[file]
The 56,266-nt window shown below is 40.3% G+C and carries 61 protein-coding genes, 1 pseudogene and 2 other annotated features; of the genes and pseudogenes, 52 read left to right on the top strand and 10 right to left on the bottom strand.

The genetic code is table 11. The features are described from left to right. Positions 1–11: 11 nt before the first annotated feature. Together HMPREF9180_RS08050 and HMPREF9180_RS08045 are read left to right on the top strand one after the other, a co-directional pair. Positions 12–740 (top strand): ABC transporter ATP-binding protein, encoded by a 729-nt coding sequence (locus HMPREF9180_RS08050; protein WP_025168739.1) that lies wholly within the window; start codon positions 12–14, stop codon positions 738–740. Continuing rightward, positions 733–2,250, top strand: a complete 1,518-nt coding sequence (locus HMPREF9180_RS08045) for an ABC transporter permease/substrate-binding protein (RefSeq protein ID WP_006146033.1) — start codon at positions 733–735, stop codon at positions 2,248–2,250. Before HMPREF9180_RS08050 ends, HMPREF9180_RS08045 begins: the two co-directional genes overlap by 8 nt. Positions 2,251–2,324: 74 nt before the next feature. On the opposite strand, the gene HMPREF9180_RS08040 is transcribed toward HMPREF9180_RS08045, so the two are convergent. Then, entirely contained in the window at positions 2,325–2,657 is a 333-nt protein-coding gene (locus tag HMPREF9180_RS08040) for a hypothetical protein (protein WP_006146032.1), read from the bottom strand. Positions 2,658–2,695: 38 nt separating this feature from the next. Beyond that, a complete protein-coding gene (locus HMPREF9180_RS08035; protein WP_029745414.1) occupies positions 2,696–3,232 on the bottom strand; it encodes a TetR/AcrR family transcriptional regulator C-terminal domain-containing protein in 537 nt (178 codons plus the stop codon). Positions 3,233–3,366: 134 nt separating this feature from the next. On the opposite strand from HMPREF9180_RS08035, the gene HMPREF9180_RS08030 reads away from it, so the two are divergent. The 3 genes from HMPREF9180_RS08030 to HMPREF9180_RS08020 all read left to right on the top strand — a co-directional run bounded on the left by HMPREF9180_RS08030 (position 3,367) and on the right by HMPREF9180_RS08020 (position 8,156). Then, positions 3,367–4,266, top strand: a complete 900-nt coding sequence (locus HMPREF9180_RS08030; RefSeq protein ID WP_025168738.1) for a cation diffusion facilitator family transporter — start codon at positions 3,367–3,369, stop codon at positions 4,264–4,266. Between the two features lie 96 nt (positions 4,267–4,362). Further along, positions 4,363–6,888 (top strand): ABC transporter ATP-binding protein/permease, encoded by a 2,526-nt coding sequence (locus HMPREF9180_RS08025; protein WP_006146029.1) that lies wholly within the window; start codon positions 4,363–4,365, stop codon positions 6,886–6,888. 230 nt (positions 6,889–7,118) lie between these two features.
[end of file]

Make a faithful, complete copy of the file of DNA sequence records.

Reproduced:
The 56,266-nt window shown below is 40.3% G+C and carries 61 protein-coding genes, 1 pseudogene and 2 other annotated features; of the genes and pseudogenes, 52 read left to right on the top strand and 10 right to left on the bottom strand.

The genetic code is table 11. The features are described from left to right. Positions 1–11: 11 nt before the first annotated feature. Together HMPREF9180_RS08050 and HMPREF9180_RS08045 are read left to right on the top strand one after the other, a co-directional pair. Positions 12–740 (top strand): ABC transporter ATP-binding protein, encoded by a 729-nt coding sequence (locus HMPREF9180_RS08050; protein WP_025168739.1) that lies wholly within the window; start codon positions 12–14, stop codon positions 738–740. Continuing rightward, positions 733–2,250, top strand: a complete 1,518-nt coding sequence (locus HMPREF9180_RS08045) for an ABC transporter permease/substrate-binding protein (RefSeq protein ID WP_006146033.1) — start codon at positions 733–735, stop codon at positions 2,248–2,250. Before HMPREF9180_RS08050 ends, HMPREF9180_RS08045 begins: the two co-directional genes overlap by 8 nt. Positions 2,251–2,324: 74 nt before the next feature. On the opposite strand, the gene HMPREF9180_RS08040 is transcribed toward HMPREF9180_RS08045, so the two are convergent. Then, entirely contained in the window at positions 2,325–2,657 is a 333-nt protein-coding gene (locus tag HMPREF9180_RS08040) for a hypothetical protein (protein WP_006146032.1), read from the bottom strand. Positions 2,658–2,695: 38 nt separating this feature from the next. Beyond that, a complete protein-coding gene (locus HMPREF9180_RS08035; protein WP_029745414.1) occupies positions 2,696–3,232 on the bottom strand; it encodes a TetR/AcrR family transcriptional regulator C-terminal domain-containing protein in 537 nt (178 codons plus the stop codon). Positions 3,233–3,366: 134 nt separating this feature from the next. On the opposite strand from HMPREF9180_RS08035, the gene HMPREF9180_RS08030 reads away from it, so the two are divergent. The 3 genes from HMPREF9180_RS08030 to HMPREF9180_RS08020 all read left to right on the top strand — a co-directional run bounded on the left by HMPREF9180_RS08030 (position 3,367) and on the right by HMPREF9180_RS08020 (position 8,156). Then, positions 3,367–4,266, top strand: a complete 900-nt coding sequence (locus HMPREF9180_RS08030; RefSeq protein ID WP_025168738.1) for a cation diffusion facilitator family transporter — start codon at positions 3,367–3,369, stop codon at positions 4,264–4,266. Between the two features lie 96 nt (positions 4,267–4,362). Further along, positions 4,363–6,888 (top strand): ABC transporter ATP-binding protein/permease, encoded by a 2,526-nt coding sequence (locus HMPREF9180_RS08025; protein WP_006146029.1) that lies wholly within the window; start codon positions 4,363–4,365, stop codon positions 6,886–6,888. 230 nt (positions 6,889–7,118) lie between these two features.